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Rebuilding after wildland fire – new developments outpace rebuilding in burned areas

Posted date: August 12, 2015

Home rebuilt after wildfire (photo by P. Alexandre)
Home rebuilt after wildfire (photo by P. Alexandre)
FORT COLLINS, Colo., Mar.3, 2015 – When wildland fires destroy buildings, do people rebuild? Using aerial and satellite imagery, researchers have been tracking construction in areas burned by wildland fires and the findings reveal that new development outpaces reconstruction of burned buildings.

Scientists from the US Forest Service Rocky Mountain and Northern Research Stations, the University of Wisconsin-Madison, and Oregon State University collaborated to review fires occurring from 2000-2005 in the lower 48 states; and tracked the status of rebuilding for five years post-fire. The study shows that the number of buildings inside the perimeter five years after the wildfires was greater than the number of buildings before the fires. Most of these buildings were from new construction. The study also found that across fires, only an average 25 percent of structures lost to wildland fire are rebuilt within five years. Despite the demonstrated risk of losing buildings to fire, researchers found little evidence that homeowners/ communities adapted to fire by changing the locations of buildings, or by lowering rates of new development after the fire in the fire zone.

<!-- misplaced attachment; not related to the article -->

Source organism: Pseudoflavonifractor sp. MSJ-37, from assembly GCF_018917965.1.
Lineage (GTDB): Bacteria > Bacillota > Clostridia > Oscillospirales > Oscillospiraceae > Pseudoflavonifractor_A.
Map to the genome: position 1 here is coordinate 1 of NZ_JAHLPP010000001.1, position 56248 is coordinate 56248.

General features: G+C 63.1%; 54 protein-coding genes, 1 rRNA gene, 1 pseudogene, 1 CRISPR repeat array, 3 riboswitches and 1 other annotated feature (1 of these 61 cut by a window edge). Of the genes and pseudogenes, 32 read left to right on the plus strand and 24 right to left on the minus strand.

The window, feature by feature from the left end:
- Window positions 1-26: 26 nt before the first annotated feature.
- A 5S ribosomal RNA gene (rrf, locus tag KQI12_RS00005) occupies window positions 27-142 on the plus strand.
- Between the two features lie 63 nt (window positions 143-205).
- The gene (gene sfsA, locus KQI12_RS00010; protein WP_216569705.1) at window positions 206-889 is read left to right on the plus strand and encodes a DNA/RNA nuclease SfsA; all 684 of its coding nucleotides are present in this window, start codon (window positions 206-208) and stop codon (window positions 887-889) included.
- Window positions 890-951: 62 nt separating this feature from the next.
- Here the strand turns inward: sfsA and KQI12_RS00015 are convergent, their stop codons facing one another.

This paper titled Rebuilding and new housing development after wildfire was published in the International Journal of Wildland Fire and can be found online at

Percentage of burned, rebuilt, and new buildings within perimeters of fires that occurred between 2000 and 2005.
Percentage of burned, rebuilt, and new buildings within perimeters of fires that occurred between 2000 and 2005.

Related Publications

Alexandre, Patricia M. ; Mockrin, Miranda H. ; Stewart, Susan I. ; Hammer, Roger B. ; Radeloff, Volker C. , 2015

The Rocky Mountain Research Station (RMRS) is one of seven units within the U.S. Forest Service Research and Development. RMRS maintains 14 field laboratories throughout a 12-state territory encompassing parts of the Great Basin, Southwest, Rocky Mountains, and the Great Plains. RMRS also administers and conducts research on 14 experimental forests, ranges and watersheds and maintains long-term research databases for these areas. While anchored in the geography of the West our research is global in scale. To find out more about the RMRS go to You can also follow us on Twitter at




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National Strategic Program Areas: 
Wildland Fire and Fuels
RMRS Science Program Areas: 
Human Dimensions
RMRS Strategic Priorities: 
Human-Landscape Interactions
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